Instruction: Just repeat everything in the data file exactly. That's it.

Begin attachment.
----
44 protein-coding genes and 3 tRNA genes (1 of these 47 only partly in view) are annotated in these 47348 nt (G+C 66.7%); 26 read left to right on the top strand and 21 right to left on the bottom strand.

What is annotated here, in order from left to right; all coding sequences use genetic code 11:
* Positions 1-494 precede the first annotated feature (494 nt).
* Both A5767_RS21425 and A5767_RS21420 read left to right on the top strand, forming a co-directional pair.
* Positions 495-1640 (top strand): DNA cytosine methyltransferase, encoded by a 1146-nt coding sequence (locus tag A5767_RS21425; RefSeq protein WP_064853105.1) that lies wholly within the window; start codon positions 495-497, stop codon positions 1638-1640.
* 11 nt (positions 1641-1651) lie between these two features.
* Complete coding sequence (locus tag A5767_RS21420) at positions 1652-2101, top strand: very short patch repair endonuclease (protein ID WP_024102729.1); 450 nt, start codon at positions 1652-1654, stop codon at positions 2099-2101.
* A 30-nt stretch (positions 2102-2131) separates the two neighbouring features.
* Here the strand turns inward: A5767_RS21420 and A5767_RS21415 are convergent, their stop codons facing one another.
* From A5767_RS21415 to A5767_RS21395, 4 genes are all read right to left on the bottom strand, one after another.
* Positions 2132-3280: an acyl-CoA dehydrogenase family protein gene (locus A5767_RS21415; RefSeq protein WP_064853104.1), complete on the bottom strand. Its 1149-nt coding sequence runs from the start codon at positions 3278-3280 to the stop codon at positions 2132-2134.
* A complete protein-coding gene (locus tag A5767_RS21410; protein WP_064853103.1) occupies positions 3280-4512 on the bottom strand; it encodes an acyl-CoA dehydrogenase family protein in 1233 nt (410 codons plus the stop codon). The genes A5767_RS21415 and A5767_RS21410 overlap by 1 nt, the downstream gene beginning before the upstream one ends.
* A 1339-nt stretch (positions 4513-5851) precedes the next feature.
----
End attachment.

44 protein-coding genes and 3 tRNA genes (1 of these 47 only partly in view) are annotated in these 47348 nt (G+C 66.7%); 26 read left to right on the top strand and 21 right to left on the bottom strand.

What is annotated here, in order from left to right; all coding sequences use genetic code 11:
* Positions 1-494 precede the first annotated feature (494 nt).
* Both A5767_RS21425 and A5767_RS21420 read left to right on the top strand, forming a co-directional pair.
* Positions 495-1640 (top strand): DNA cytosine methyltransferase, encoded by a 1146-nt coding sequence (locus tag A5767_RS21425; RefSeq protein WP_064853105.1) that lies wholly within the window; start codon positions 495-497, stop codon positions 1638-1640.
* 11 nt (positions 1641-1651) lie between these two features.
* Complete coding sequence (locus tag A5767_RS21420) at positions 1652-2101, top strand: very short patch repair endonuclease (protein ID WP_024102729.1); 450 nt, start codon at positions 1652-1654, stop codon at positions 2099-2101.
* A 30-nt stretch (positions 2102-2131) separates the two neighbouring features.
* Here the strand turns inward: A5767_RS21420 and A5767_RS21415 are convergent, their stop codons facing one another.
* From A5767_RS21415 to A5767_RS21395, 4 genes are all read right to left on the bottom strand, one after another.
* Positions 2132-3280: an acyl-CoA dehydrogenase family protein gene (locus A5767_RS21415; RefSeq protein WP_064853104.1), complete on the bottom strand. Its 1149-nt coding sequence runs from the start codon at positions 3278-3280 to the stop codon at positions 2132-2134.
* A complete protein-coding gene (locus tag A5767_RS21410; protein WP_064853103.1) occupies positions 3280-4512 on the bottom strand; it encodes an acyl-CoA dehydrogenase family protein in 1233 nt (410 codons plus the stop codon). The genes A5767_RS21415 and A5767_RS21410 overlap by 1 nt, the downstream gene beginning before the upstream one ends.
* A 1339-nt stretch (positions 4513-5851) precedes the next feature.